Whatever Happened to ‘Women and Children First’?

I understand that, in the interest of enforced equality, a judge with an unfortunate first name has ruled that selective service registration is unconstitutional if it applies only to men. The reasoning is that since we now allow women to operate in combat roles, we should require women to register for the draft, and if we don’t register women then we should not be able to register men for the draft.

This has been billed as an “equality” thing, but that’s garbage. Equality of opportunity is not the same as equality of responsibility or requirement. It’s one thing to have opened up combat roles to women who have the ability to fill them (both the physical attributes and the requisite viciousness), but it’s another thing entirely to require women who would never willingly choose such roles to have to sign up for them.

Imagine the difficulty of training drafted women — conscripted, non-volunteer women — for combat roles. But that in and of itself is not my primary concern. Nor is my concern that the proportion of women who can effectively fill combat roles — by dint of either physicality or temperament — is likely a good deal lower than the proportion of men who can do so.

My concern is what forcing women into combat, into life-threatening danger, when there are capable men who could serve in that capacity, may mean for our society.

Used to be, if a ship was sinking and the passengers were directed to lifeboats, women and children would be given the first spots. Any man who took a seat when there were still women and children waiting to board would open himself to general condemnation and charges of cowardice. Given the state of our society these days, I’m not sure that holds true anymore — especially since the court case that resulted in the ruling mentioned above “was brought by the National Coalition for Men, a men’s rights group, and two men who argued an all-male draft was unfair.”

Boo-freaking-hoo. Life’s unfair, cupcakes. If this is representative of their approach to life, that group may as well be named the national coalition for poltroons.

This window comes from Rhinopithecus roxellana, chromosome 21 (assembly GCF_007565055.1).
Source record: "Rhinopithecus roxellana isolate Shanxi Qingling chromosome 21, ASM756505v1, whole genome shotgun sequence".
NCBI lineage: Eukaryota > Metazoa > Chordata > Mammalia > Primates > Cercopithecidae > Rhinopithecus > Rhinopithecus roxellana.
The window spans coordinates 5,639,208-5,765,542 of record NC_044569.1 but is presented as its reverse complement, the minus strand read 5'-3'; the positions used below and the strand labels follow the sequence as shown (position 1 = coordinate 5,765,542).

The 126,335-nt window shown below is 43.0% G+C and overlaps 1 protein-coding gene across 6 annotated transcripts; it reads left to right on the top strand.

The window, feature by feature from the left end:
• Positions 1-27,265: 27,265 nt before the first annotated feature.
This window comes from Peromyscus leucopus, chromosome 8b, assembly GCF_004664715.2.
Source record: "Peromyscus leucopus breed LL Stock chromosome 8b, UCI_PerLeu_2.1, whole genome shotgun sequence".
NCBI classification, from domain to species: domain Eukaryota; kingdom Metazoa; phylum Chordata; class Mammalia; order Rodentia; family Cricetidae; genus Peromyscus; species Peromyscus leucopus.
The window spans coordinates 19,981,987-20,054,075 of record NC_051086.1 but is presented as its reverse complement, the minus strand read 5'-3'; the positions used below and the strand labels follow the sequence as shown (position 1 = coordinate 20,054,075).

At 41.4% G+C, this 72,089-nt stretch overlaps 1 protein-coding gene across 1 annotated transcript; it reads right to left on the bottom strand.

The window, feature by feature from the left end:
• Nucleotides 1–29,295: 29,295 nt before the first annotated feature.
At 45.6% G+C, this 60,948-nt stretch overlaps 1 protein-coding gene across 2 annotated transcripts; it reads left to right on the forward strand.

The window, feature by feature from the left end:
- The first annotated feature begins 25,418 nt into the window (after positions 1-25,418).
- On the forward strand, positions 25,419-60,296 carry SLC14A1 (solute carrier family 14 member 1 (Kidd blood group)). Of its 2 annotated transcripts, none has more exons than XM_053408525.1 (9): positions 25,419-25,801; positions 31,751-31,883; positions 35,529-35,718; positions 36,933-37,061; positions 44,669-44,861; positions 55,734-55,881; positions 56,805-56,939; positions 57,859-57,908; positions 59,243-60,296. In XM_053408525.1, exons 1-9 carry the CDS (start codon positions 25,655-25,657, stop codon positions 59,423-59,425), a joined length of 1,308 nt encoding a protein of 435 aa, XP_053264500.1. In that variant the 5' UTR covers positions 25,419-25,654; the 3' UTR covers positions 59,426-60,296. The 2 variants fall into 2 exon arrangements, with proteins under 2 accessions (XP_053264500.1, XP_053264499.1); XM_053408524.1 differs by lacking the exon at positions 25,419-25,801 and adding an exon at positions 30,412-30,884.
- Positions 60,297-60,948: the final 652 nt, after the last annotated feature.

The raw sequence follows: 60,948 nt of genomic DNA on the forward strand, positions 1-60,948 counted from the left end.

Thank God I still know people other than myself who believe, like Robert A. Heinlein, that

All societies are based on rules to protect pregnant women and young children. All else is surplusage, excrescence, adornment, luxury, or folly which can — and must — be dumped in emergency to preserve this prime function. As racial survival is the only universal morality, no other basic is possible. Attempts to formulate a “perfect society” on any foundation other than “Women and children first!” is not only witless, it is automatically genocidal.

Unfortunately, some people these days seem as if they would welcome genocide. A philosophy professor from my own alma mater not long ago published an op-ed in which he pondered the question of human extinction — and whether it would be all that bad for our race to go extinct since we’ve been so bad for the planet. I confess that I’m selfish enough to say that genocide and human extinction would be bad for me and the people I care about, so I’m not in favor.

RNLI statue
The sculpture, “When I Grow Up” by Darren Jackson, depicts a boy who wants to save lives — a noble calling, and one in which “women and children first” remains an important consideration. (Image: “RNLI Statue,” by Phil Parker, on Flickr under Creative Commons.)

Along less drastic lines, I’ve heard plenty of people declare in triumphant tones that “chivalry is dead,” because after all wasn’t it just a tool of the nebulous but hated patriarchy, meant to keep women in their place? Notwithstanding that any good thing can be misused, modern chivalry couldn’t possibly be an indicator of how highly men value women, and the lengths to which men would go to protect women and ensure their safety, security, and comfort — could it? It certainly couldn’t be an unconscious (but in the end perhaps effective) instinct to preserve the race, could it?